Health

Louisiana has passed nearly 100 anti-abortion restrictions since Roe v. Wade

Since abortion was nationally legalized nearly 50 years ago, Louisiana has enacted almost 100 anti-abortion restrictions, more than any other state in the country, according to a new study shared exclusively with CBS News.

The study, released by the Guttmacher Institute on Tuesday morning, highlights what some reproductive rights supporters say is a strategy to “regulate abortion out of existence.”

Researchers tracked the number of anti-abortion regulations passed by state legislatures since the landmark Supreme Court decision of Roe v. Wade in 1973 and found that Louisiana’s lawmakers passed 89 such restrictions, the most by far of any state. Indiana came in second with 63 and Oklahoma in third with 60. Five states — Connecticut, Hawaii, Oregon, Vermont and Washington — have passed none.

“When you look at the history of abortion restrictions and bans in Louisiana, none of that supports patient health,” said Elizabeth Nash, senior state issues manager at the Guttmacher Institute, a pro-abortion rights research organization. Nash spoke with CBS News on Monday evening ahead of the report’s release.

One of Louisiana’s abortion restrictions — a law not currently in effect that requires doctors who provide abortions to have admitting privileges at a nearby hospital — is at the center of a Supreme Court case scheduled to be heard next month. The law, Louisiana’s “Unsafe Abortion Protection Act,” is similar to a Texas law that was struck down by the Supreme Court in 2016. The regulation has been called “medically unnecessary” by professional medical groups, including the American Medical Association and the American College of Obstetricians and Gynecologists.

If the high court sides with the state, Louisiana would become the first state not to have a legal abortion provider. Nash said that’s by design.

“The history of Louisiana’s abortion restrictions are in fact a history of attempts to ban abortion, it’s not about giving care to patients,” Nash said. “What we’re trying to say is that the legislature’s intent has been to regulate abortion out of existence. That’s been the pattern.”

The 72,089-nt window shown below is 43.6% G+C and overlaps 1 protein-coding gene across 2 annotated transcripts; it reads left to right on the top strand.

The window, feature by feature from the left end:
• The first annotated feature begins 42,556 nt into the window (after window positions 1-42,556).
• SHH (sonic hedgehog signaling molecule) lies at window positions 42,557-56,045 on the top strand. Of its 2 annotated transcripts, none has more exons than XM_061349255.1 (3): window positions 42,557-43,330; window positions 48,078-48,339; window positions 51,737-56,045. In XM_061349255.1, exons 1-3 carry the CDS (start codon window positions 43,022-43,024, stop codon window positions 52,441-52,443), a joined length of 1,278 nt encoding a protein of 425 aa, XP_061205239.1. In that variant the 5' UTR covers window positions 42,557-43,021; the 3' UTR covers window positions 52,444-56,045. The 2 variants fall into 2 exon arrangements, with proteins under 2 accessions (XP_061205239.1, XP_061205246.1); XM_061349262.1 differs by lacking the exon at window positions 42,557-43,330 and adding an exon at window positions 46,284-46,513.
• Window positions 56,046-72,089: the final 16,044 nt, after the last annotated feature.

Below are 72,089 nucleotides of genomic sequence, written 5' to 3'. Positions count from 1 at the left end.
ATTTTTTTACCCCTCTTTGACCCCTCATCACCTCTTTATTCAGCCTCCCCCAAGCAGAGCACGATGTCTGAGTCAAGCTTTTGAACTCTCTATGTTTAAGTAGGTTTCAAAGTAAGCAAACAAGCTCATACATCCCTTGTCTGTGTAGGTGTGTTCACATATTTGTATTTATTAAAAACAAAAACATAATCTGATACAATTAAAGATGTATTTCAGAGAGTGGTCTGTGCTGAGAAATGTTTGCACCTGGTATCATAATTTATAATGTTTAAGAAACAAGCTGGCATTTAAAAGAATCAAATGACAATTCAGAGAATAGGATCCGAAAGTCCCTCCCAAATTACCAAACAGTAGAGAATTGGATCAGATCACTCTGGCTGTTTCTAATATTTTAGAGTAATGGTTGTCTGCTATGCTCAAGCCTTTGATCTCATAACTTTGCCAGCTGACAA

An email requesting comment from the Louisiana Attorney General’s Office, which is responsible for defending the state’s laws, was not immediately returned.

In an interview with CBS News last year, the author of Louisiana’s admitting privilege requirement called it a “common sense” law and said it wasn’t designed to shut down abortion access.

Out of all 50 states, Louisiana has the lowest support for abortion access, according to data from the Public Religion Research Institute (PRRI), a nonpartisan research organization. In 2018, the most recent year available, 60% of Louisiana residents believed abortion should be illegal in all cases or in most cases, according to PRRI. 

Louisiana also has the nation’s second-highest maternal mortality rate. As of 2015, the most recent year available, there were 44.8 maternal deaths for every live birth, according to data from the Centers for Disease Control and Prevention.

Though politicians deny that Louisiana’s admitting privilege law is about getting rid of abortion, the state has passed five bans on the procedure, four of which are not currently implemented, according to Guttmacher’s report. Louisiana currently has one of the country’s strictest abortion bans in effect, a 22-week ban on the procedure. 

The state has also passed legislation banning the procedure at any point in pregnancy with limited exceptions, a six-week ban, a 15-week ban, and a so-called “trigger ban,” which would immediately prohibit abortion if Roe v Wade were overturned. All four have been blocked by courts, according to Guttmacher.


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